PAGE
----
Police to investigate mass graves

[TamilNet, Wednesday, 22 July 1998, 23:59 GMT]
The National Human Rights Commission has urged the Sri Lankan Government to protect the areas of Chemmani where the bodies of between 300 and 400 people who disappeared whilst in military custody in Jaffna are alleged to have been buried. Sri Lankan State radio, meanwhile, said that the police had been asked to investigate the allegations.

The Human Rights Commission said that there are indications that some interested parties would try to alter the topography of the location of the mass graves to remove clues or traces, and it urged the government to prohibit unauthorised persons from entering the area.

Meanwhile, the mass graves are to be debated in the Sri Lankan Parliament today, following a request by the Minister of Port Development, Rehabilitation and Reconstruction M.H.M. Ashraff, for an adjournment debate on the issue.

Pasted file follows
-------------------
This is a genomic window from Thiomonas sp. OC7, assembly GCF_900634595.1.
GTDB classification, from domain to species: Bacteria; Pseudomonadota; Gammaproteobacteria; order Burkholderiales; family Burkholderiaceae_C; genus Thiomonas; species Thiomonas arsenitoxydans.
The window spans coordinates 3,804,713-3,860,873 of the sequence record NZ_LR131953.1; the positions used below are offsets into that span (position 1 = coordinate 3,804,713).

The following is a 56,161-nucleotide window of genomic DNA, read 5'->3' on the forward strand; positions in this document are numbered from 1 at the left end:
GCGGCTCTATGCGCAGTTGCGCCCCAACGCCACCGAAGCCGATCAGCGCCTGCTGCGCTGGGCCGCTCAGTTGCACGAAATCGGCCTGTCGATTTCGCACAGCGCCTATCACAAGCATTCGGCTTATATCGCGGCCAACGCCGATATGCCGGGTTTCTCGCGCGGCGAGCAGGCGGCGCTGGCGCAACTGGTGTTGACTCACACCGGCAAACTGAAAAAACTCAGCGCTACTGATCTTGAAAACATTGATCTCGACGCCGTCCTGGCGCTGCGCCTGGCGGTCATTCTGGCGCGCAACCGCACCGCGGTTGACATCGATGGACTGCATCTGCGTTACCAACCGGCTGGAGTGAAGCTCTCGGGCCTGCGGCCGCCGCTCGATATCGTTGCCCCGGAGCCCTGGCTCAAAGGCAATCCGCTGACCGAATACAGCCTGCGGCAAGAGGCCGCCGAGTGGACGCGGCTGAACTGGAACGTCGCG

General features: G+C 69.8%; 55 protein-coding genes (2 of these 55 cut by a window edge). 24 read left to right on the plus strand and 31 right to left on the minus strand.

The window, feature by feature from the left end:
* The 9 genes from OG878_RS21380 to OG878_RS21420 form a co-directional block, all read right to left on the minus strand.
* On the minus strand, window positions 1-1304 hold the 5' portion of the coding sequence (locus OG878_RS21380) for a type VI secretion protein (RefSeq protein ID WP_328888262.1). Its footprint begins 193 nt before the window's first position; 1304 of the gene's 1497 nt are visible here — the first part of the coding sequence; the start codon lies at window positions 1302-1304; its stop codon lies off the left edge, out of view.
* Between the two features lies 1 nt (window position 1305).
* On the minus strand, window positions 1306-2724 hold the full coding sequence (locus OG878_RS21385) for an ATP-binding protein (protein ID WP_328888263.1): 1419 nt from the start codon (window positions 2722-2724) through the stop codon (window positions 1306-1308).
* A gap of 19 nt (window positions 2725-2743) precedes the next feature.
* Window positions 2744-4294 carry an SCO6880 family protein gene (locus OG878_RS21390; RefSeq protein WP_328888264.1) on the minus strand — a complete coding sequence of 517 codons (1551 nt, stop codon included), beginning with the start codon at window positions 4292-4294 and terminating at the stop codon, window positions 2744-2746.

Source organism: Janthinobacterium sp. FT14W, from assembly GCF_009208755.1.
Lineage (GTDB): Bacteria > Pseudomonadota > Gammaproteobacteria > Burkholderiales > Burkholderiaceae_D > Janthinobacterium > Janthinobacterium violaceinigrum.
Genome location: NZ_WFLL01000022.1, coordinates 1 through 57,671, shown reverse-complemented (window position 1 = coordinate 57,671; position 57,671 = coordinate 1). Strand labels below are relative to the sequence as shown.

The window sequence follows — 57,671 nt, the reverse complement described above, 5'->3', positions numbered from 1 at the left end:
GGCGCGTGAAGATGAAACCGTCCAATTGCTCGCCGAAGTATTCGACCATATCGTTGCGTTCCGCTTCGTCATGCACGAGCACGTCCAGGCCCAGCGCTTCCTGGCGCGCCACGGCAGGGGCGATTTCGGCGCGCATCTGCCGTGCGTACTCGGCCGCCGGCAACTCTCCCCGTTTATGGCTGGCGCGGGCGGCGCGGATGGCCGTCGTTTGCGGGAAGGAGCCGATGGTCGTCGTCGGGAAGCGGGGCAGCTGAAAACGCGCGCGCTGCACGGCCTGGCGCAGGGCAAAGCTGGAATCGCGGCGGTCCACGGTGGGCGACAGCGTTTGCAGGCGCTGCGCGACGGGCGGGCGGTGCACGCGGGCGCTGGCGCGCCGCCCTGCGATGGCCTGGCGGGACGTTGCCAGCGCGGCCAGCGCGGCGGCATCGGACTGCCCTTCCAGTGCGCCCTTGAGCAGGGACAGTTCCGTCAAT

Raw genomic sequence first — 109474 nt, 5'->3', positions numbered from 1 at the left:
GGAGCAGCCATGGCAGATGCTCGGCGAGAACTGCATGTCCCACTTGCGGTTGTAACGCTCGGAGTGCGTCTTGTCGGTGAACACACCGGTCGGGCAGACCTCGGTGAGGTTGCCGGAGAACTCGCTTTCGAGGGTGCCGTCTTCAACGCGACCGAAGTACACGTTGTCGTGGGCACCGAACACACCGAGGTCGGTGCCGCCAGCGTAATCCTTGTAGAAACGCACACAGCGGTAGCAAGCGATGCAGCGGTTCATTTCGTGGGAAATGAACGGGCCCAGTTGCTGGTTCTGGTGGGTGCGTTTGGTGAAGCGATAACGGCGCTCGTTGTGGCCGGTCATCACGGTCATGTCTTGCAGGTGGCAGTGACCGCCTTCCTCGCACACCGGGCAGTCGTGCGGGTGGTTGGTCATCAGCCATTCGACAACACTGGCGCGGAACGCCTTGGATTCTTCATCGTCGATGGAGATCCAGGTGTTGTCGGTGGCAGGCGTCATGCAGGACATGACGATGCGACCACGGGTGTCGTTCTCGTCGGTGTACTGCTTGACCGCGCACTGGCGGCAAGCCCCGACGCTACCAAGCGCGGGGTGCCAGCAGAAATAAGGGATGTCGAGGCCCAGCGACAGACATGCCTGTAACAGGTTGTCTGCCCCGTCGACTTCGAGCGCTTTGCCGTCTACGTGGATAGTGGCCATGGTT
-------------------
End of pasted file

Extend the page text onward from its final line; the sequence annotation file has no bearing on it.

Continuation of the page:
The speaker of the Parliament has allocated one hour for this adjournment debate.

Sri Lankan State radio said in its afternoon news today that the Ministry of Defence has advised the Sri Lankan Police to launch investigations on the alleged mass graves.

Hundreds of people disappeared in the Jaffna peninsula after the Sri Lankan military moved into the area in early 1996, according to human rights groups.

Amnesty International said last November that it believed that up to 600 of over 700 people who disappeared had been tortured to death or deliberately killed whilst in Sri Lankan military custody.

A Sri Lankan soldier on trial last month for the rape and murder of a Jaffna schoolgirl, Krishanthiv Kumaraswamy said in court that he knew of the location on the peninsula of mass graves of 300 to 400 of people.

There have been widespread calls for the Sri Lankan government to investigate the allegations and excavate any graves found.

 

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